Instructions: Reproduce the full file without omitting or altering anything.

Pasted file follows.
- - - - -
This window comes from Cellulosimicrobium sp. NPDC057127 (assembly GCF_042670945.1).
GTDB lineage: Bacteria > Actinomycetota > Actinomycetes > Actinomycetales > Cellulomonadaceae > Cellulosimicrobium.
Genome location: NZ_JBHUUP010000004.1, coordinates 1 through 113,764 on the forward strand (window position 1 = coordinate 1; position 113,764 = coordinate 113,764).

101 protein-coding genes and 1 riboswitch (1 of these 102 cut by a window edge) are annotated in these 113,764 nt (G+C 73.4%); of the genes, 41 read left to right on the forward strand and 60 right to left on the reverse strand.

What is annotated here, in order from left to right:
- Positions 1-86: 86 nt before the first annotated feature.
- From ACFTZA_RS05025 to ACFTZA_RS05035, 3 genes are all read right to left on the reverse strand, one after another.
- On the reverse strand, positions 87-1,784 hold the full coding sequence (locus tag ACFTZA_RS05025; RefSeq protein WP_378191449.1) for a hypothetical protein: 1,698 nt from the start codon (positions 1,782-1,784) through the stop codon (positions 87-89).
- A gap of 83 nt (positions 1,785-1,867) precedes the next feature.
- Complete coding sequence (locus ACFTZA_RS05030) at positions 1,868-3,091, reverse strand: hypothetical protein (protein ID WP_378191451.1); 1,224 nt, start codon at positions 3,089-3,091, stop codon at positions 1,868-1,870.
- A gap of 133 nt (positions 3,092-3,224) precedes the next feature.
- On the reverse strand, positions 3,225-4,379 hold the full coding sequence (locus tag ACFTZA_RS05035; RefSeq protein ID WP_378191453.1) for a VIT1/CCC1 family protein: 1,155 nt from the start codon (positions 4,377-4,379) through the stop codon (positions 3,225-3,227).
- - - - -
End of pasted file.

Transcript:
This window comes from Cellulosimicrobium sp. NPDC057127 (assembly GCF_042670945.1).
GTDB lineage: Bacteria > Actinomycetota > Actinomycetes > Actinomycetales > Cellulomonadaceae > Cellulosimicrobium.
Genome location: NZ_JBHUUP010000004.1, coordinates 1 through 113,764 on the forward strand (window position 1 = coordinate 1; position 113,764 = coordinate 113,764).

101 protein-coding genes and 1 riboswitch (1 of these 102 cut by a window edge) are annotated in these 113,764 nt (G+C 73.4%); of the genes, 41 read left to right on the forward strand and 60 right to left on the reverse strand.

What is annotated here, in order from left to right:
- Positions 1-86: 86 nt before the first annotated feature.
- From ACFTZA_RS05025 to ACFTZA_RS05035, 3 genes are all read right to left on the reverse strand, one after another.
- On the reverse strand, positions 87-1,784 hold the full coding sequence (locus tag ACFTZA_RS05025; RefSeq protein WP_378191449.1) for a hypothetical protein: 1,698 nt from the start codon (positions 1,782-1,784) through the stop codon (positions 87-89).
- A gap of 83 nt (positions 1,785-1,867) precedes the next feature.
- Complete coding sequence (locus ACFTZA_RS05030) at positions 1,868-3,091, reverse strand: hypothetical protein (protein ID WP_378191451.1); 1,224 nt, start codon at positions 3,089-3,091, stop codon at positions 1,868-1,870.
- A gap of 133 nt (positions 3,092-3,224) precedes the next feature.
- On the reverse strand, positions 3,225-4,379 hold the full coding sequence (locus tag ACFTZA_RS05035; RefSeq protein ID WP_378191453.1) for a VIT1/CCC1 family protein: 1,155 nt from the start codon (positions 4,377-4,379) through the stop codon (positions 3,225-3,227).